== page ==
First Martian map symbol announced for Mars map

A huge thank you to all of you who entered The Times competition to design a landing symbol for our Mars map. Paul Marsh won the competition and his design will feature on all future Mars maps we make.

The Times received hundreds of entries, with primary school children, designers, and even Olympic gold-medal winning athletes vying for the top prize. Paul’s design combined the astronomical symbol for Mars with the footprint of a landing craft, can be seen below and on our online map.


Our very own Cartographer Chris Wesson, creator of the Mars map, was on the judging panel alongside Dr Peter Grindrod. As well as being a UK Space Agency Research Fellow and lecturer in planetary science at Birkbeck, University of London, Peter also supplied the Mars data to Chris to help create the map.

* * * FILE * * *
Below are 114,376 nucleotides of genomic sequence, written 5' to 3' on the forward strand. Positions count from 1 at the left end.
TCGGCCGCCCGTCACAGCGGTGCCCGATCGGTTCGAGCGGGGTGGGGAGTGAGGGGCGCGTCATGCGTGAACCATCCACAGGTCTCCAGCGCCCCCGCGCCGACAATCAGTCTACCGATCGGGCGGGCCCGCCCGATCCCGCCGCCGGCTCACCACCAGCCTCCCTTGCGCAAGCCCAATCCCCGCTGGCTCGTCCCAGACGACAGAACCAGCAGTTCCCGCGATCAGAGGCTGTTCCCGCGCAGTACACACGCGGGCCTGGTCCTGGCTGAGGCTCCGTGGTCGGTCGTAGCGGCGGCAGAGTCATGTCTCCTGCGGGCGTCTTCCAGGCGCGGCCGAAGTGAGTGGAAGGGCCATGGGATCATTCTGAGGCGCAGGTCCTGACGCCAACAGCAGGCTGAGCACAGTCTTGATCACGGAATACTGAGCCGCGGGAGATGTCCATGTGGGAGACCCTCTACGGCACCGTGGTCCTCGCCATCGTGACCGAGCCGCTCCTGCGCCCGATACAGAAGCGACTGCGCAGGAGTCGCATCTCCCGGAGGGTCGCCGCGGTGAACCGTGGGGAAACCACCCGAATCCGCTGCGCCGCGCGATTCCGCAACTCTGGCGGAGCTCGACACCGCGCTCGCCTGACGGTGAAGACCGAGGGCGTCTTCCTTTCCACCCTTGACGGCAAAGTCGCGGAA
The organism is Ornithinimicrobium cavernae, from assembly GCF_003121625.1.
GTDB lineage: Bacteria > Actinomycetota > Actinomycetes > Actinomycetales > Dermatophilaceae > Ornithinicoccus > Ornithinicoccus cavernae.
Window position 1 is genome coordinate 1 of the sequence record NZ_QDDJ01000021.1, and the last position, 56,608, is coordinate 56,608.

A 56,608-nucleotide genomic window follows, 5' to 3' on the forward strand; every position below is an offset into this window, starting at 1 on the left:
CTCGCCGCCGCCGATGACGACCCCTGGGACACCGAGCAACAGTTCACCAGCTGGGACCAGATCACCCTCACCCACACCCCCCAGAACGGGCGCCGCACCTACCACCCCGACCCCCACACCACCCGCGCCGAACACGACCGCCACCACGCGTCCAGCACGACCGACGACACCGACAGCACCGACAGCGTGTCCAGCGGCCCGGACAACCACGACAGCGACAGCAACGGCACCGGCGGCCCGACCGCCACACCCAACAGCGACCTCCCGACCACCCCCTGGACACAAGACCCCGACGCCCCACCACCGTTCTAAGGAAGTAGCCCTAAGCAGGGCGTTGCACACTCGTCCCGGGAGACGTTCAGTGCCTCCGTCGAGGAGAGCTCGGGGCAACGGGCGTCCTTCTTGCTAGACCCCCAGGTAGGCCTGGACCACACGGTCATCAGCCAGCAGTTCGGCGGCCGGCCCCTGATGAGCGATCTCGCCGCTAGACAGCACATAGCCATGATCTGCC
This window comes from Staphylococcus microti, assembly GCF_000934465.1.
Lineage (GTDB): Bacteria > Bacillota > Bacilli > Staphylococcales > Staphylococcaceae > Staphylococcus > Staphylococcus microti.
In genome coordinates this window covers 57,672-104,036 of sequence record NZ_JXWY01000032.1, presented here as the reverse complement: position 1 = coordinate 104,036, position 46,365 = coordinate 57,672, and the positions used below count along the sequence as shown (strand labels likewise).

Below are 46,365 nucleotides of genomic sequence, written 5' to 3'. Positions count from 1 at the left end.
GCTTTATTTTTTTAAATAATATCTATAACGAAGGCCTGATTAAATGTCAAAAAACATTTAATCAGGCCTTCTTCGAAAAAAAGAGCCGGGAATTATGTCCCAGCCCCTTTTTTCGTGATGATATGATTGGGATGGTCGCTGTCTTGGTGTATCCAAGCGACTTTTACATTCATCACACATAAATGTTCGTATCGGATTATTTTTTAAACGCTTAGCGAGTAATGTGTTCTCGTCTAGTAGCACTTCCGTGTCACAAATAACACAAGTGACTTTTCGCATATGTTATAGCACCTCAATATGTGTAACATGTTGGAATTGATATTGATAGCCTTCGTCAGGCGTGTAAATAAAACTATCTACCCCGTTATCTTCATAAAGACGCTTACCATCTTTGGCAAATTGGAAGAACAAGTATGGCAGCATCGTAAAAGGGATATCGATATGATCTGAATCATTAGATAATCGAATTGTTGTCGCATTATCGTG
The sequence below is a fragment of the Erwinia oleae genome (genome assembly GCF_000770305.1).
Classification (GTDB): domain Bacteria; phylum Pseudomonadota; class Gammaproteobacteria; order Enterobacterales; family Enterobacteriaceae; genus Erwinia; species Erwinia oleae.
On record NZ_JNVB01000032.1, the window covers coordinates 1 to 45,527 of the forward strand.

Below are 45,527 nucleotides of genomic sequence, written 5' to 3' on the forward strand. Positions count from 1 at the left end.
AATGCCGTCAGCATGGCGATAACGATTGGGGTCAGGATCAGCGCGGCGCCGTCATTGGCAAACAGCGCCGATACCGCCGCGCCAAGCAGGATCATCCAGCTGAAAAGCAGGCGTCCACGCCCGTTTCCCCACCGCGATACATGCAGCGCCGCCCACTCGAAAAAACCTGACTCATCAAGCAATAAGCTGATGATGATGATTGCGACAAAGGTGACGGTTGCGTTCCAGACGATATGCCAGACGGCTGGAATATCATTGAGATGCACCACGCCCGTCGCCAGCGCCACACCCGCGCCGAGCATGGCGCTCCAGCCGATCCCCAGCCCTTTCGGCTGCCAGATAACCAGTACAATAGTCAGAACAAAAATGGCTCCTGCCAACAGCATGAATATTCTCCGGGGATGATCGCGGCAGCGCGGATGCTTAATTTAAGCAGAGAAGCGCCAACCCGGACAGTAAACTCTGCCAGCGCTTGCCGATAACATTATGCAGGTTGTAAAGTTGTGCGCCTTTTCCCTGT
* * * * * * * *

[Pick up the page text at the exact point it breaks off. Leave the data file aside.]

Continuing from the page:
They had a tough time judging the competition and working through all of the fantastic entries. Amongst those who sent in designs were Neil Floyd, a graphic artist on the film The Martian, the American athlete Ashton Eaton, who on his way to winning Olympic gold set a new world record for the decathlon at London 2012, and NASA’s ‘Keeper of the Maps’, Dr Fred J Calef III, who is the American space agency’s Geospatial Information Scientist for Curiosity (rover).

Winner Paul, a Marketing Manager from Bolton, described his win as ‘an honour’. As the creator of OS’s newest symbol he receives a framed one-off map of Mars featuring his design, a tour of OS’s head office and tickets to Leicester’s National Space Centre.

Chris and Peter said that Paul’s entry was a neat, simple idea to combine the astronomical/astrological symbol for Mars with the footprint of a landing craft. This entry stood out for its clarity at all scales and for being easy to interpret, but, as mentioned above, the changing of a lander foot to an arrow head was a really clever twist.

Find out more about our Mars map, see the original map on Flickr, view Paul’s winning symbol in our online map, or even buy a copy of our original Mars map.

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